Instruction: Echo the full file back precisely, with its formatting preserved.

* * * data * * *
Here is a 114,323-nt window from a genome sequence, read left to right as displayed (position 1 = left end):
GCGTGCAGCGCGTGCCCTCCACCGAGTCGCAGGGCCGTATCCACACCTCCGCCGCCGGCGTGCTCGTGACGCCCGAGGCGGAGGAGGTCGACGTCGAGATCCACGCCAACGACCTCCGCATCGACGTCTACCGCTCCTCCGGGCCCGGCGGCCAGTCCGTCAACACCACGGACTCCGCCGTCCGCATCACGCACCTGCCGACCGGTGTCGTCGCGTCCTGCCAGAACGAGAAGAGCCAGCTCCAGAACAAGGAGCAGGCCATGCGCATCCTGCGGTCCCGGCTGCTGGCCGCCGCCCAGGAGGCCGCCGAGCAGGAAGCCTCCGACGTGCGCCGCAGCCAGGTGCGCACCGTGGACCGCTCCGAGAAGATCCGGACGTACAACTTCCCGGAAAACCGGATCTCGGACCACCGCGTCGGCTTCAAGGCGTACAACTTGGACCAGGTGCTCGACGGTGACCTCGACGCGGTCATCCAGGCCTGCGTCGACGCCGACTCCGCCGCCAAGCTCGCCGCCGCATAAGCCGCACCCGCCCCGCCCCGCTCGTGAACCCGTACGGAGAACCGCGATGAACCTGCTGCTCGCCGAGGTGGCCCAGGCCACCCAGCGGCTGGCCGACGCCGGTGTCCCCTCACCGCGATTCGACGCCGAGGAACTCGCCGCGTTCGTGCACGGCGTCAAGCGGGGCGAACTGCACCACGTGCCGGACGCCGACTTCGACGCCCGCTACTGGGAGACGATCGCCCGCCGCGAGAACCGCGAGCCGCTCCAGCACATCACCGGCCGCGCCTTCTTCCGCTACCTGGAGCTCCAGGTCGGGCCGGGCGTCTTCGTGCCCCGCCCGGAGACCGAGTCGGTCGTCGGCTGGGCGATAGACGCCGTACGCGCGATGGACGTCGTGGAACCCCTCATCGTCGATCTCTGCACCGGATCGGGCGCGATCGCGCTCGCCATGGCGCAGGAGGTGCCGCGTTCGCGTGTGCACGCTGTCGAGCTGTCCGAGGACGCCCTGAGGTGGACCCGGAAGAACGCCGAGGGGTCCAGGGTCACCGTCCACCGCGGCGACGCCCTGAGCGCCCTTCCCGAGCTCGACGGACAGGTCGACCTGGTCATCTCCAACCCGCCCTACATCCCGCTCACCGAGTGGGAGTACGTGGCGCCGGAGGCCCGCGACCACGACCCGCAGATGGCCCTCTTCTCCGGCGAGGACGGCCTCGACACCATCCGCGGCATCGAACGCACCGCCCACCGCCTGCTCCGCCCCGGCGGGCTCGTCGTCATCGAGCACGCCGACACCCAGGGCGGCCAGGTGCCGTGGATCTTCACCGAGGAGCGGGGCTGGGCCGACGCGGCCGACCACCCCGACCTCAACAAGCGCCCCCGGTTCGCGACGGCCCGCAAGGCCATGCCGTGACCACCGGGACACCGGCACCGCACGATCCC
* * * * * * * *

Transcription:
Here is a 114,323-nt window from a genome sequence, read left to right as displayed (position 1 = left end):
GCGTGCAGCGCGTGCCCTCCACCGAGTCGCAGGGCCGTATCCACACCTCCGCCGCCGGCGTGCTCGTGACGCCCGAGGCGGAGGAGGTCGACGTCGAGATCCACGCCAACGACCTCCGCATCGACGTCTACCGCTCCTCCGGGCCCGGCGGCCAGTCCGTCAACACCACGGACTCCGCCGTCCGCATCACGCACCTGCCGACCGGTGTCGTCGCGTCCTGCCAGAACGAGAAGAGCCAGCTCCAGAACAAGGAGCAGGCCATGCGCATCCTGCGGTCCCGGCTGCTGGCCGCCGCCCAGGAGGCCGCCGAGCAGGAAGCCTCCGACGTGCGCCGCAGCCAGGTGCGCACCGTGGACCGCTCCGAGAAGATCCGGACGTACAACTTCCCGGAAAACCGGATCTCGGACCACCGCGTCGGCTTCAAGGCGTACAACTTGGACCAGGTGCTCGACGGTGACCTCGACGCGGTCATCCAGGCCTGCGTCGACGCCGACTCCGCCGCCAAGCTCGCCGCCGCATAAGCCGCACCCGCCCCGCCCCGCTCGTGAACCCGTACGGAGAACCGCGATGAACCTGCTGCTCGCCGAGGTGGCCCAGGCCACCCAGCGGCTGGCCGACGCCGGTGTCCCCTCACCGCGATTCGACGCCGAGGAACTCGCCGCGTTCGTGCACGGCGTCAAGCGGGGCGAACTGCACCACGTGCCGGACGCCGACTTCGACGCCCGCTACTGGGAGACGATCGCCCGCCGCGAGAACCGCGAGCCGCTCCAGCACATCACCGGCCGCGCCTTCTTCCGCTACCTGGAGCTCCAGGTCGGGCCGGGCGTCTTCGTGCCCCGCCCGGAGACCGAGTCGGTCGTCGGCTGGGCGATAGACGCCGTACGCGCGATGGACGTCGTGGAACCCCTCATCGTCGATCTCTGCACCGGATCGGGCGCGATCGCGCTCGCCATGGCGCAGGAGGTGCCGCGTTCGCGTGTGCACGCTGTCGAGCTGTCCGAGGACGCCCTGAGGTGGACCCGGAAGAACGCCGAGGGGTCCAGGGTCACCGTCCACCGCGGCGACGCCCTGAGCGCCCTTCCCGAGCTCGACGGACAGGTCGACCTGGTCATCTCCAACCCGCCCTACATCCCGCTCACCGAGTGGGAGTACGTGGCGCCGGAGGCCCGCGACCACGACCCGCAGATGGCCCTCTTCTCCGGCGAGGACGGCCTCGACACCATCCGCGGCATCGAACGCACCGCCCACCGCCTGCTCCGCCCCGGCGGGCTCGTCGTCATCGAGCACGCCGACACCCAGGGCGGCCAGGTGCCGTGGATCTTCACCGAGGAGCGGGGCTGGGCCGACGCGGCCGACCACCCCGACCTCAACAAGCGCCCCCGGTTCGCGACGGCCCGCAAGGCCATGCCGTGACCACCGGGACACCGGCACCGCACGATCCC